Central Library, Indian Institute of Technology Delhi
केंद्रीय पुस्तकालय, भारतीय प्रौद्योगिकी संस्थान दिल्ली

Impossibility results for distributed computing / Hagit Attiya, Faith Ellen.

By: Attiya, Hagit [author.]Contributor(s): Ellen, Faith [author.]Material type: TextTextSeries: Synthesis digital library of engineering and computer science | Synthesis lectures on distributed computing theory ; # 12.Publisher: San Rafael, California (1537 Fourth Street, San Rafael, CA 94901 USA) : Morgan & Claypool, 2014Description: 1 PDF (xv, 146 pages) : illustrationsContent type: text Media type: electronic Carrier type: online resourceISBN: 9781627051712Subject(s): Electronic data processing -- Distributed processing | Unsolvability (Mathematical logic) | lower bounds | indistinguishability | shifting | scaling | scenario arguments | information theory arguments | covering | valency | reductions | simulations | implementations | consensus | set consensus | approximate agreement | clock synchronization | mutual exclusion | snapshots | timestampsAdditional physical formats: Print version:: No titleDDC classification: 004.36 LOC classification: QA76.9.D5 | A883 2014Online resources: Abstract with links to resource | Abstract with links to full text Also available in print.
Contents:
1. Introduction -- 1.1 Unsolvability results and lower bounds -- 1.2 Why study impossibility results? -- 1.3 Structure of the book --
2. Indistinguishability -- 2.1 A time tradeoff between read and write in the implementation of a register -- 2.2 A space lower bound for first-come first-served mutual exclusion -- 2.3 A lower bound on the step complexity of approximate agreement -- 2.4 Chain arguments for consensus -- 2.5 Causality arguments --
3. Shifting and scaling -- 3.1 Shifting arguments -- 3.2 Time lower bounds for implementing a multi-writer register -- 3.3 Clock synchronization without drift -- 3.4 Scaling arguments -- 3.5 Clock synchronization with drift --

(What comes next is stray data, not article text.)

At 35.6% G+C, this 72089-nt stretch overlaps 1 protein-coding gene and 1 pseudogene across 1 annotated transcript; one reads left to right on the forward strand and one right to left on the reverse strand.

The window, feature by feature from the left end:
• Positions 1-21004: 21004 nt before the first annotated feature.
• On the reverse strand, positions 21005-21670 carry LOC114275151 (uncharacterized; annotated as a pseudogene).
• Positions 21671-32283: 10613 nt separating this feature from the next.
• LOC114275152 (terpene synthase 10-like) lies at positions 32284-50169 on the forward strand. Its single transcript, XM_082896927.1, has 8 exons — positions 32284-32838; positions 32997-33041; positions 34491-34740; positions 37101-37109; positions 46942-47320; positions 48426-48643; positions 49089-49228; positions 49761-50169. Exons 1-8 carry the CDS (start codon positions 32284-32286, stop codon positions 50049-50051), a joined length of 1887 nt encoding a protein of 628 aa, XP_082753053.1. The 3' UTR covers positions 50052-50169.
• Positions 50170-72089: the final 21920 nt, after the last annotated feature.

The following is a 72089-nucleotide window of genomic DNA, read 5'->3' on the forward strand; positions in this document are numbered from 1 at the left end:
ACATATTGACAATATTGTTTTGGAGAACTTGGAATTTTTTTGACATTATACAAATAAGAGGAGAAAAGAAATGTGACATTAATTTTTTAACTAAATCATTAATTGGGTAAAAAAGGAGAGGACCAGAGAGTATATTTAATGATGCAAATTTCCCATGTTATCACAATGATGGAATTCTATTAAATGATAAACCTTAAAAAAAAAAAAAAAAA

4. Scenario arguments -- 4.1 Impossibility of consensus with arbitrary process failures -- 4.2 Clock synchronization with arbitrary process failures --
5. Information theory arguments -- 5.1 Lower bounds using single-writer registers -- 5.2 The round complexity of OR -- 5.3 The round complexity of approximate agreement -- 5.4 Lower bounds using more powerful objects -- 5.5 The round complexity of collect -- 5.6 A step complexity tradeoff for synchronous snapshots --
6. Covering arguments -- 6.1 A space lower bound for mutual exclusion -- 6.2 The space complexity of timestamps -- 6.3 Space and step complexity lower bounds for the implementation of a counter using swap objects -- 6.4 A lower bound on step complexity for space-optimal implementations of a multi-writer snapshot -- 6.5 A lower bound on the number of stalls incurred by a counter implemented using arbitrary read-modify-write primitives --
7. Valency arguments -- 7.1 The unsolvability of consensus using m-assignment -- 7.2 The round complexity of consensus -- 7.3 The unsolvability of consensus in asynchronous message passing systems -- 7.4 The space complexity of consensus -- 7.4.1 Anonymous processes -- 7.4.2 The general case -- 7.5 A lower bound on expected work for randomized consensus -- 7.5.1 Chain arguments -- 7.5.2 Nullvalent executions -- 7.5.3 Bivalent executions -- 7.5.4 Putting the pieces together --
8. Combinatorial arguments -- 8.1 Unsolvability of set consensus -- 8.2 A lower bound on update time for a single-writer snapshot -- 8.3 A lower bound on the solo step complexity of weak test&set using Turan's Theorem -- 8.4 Anonymous conflict detectors -- 8.5 Yao's principle -- 8.6 Expected step complexity of randomized implementations of a max register.
9. Reductions and simulations -- 9.1 Simulations with different numbers of processes -- 9.2 The BG simulation -- 9.3 Round-by-round simulations -- 9.4 Uncomputability of consensus number --
Bibliography -- Authors' biographies.